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The Belief-Desire-Intention Model of Agency

By Michael Georgeff, Barney Pell, Martha Pollack, Milind Tambe and Michael Wooldridge

Abstract

Introduction Within the ATAL community, the belief-desire-intention (BDI) model has come to be possibly the best known and best studied model of practical reasoning agents. There are several reasons for its success, but perhaps the most compelling are that the BDI model combines a respectable philosophical model of human practical reasoning, (originally developed by Michael Bratman [1]), a number of implementations (in the IRMA architecture [2] and the various PRS-like systems currently available [7]), several successful applications (including the now-famous fault diagnosis system for the space shuttle, as well as factory process control systems and business process management [8]), and finally, an elegant abstract logical semantics, which have been taken up and elaborated upon widely within the agent research community [14, 16]. However, it could be argued that the BDI model is now becoming somewhat dated: the principles of the architecture were established in the mid-1980s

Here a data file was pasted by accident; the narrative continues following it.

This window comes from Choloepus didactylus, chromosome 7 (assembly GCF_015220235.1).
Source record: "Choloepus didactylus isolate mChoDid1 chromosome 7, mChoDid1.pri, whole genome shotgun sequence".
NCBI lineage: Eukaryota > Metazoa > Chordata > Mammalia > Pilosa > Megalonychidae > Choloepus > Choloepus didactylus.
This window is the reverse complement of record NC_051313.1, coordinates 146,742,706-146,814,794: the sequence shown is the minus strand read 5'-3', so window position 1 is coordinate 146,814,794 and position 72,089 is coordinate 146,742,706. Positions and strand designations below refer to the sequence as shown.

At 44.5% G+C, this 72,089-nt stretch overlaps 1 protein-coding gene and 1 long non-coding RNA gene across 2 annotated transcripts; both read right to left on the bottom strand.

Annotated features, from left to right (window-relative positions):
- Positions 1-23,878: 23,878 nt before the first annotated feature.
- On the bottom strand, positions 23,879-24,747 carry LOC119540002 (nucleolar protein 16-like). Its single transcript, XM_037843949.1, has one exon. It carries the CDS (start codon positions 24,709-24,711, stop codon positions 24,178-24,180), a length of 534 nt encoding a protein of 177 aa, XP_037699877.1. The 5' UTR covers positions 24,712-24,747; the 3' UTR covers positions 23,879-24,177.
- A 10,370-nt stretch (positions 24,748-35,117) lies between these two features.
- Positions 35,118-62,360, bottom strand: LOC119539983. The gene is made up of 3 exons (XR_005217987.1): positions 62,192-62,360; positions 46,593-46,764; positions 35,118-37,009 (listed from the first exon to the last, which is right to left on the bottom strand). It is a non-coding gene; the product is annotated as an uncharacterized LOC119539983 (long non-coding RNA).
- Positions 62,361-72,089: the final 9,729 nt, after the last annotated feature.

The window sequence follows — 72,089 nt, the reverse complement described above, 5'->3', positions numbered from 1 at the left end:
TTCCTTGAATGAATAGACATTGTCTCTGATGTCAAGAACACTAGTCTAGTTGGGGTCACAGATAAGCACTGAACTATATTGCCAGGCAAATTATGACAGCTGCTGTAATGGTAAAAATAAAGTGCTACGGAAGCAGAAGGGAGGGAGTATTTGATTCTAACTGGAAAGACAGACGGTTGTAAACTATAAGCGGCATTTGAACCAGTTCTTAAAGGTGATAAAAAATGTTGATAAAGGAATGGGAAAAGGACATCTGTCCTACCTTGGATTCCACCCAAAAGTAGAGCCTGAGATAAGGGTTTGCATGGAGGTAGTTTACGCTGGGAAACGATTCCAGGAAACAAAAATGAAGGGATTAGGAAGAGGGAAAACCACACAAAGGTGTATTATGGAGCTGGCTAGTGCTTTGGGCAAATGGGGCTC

Publisher: Springer
Year: 1998
OAI identifier: oai:CiteSeerX.psu:10.1.1.41.3852
Provided by: CiteSeerX
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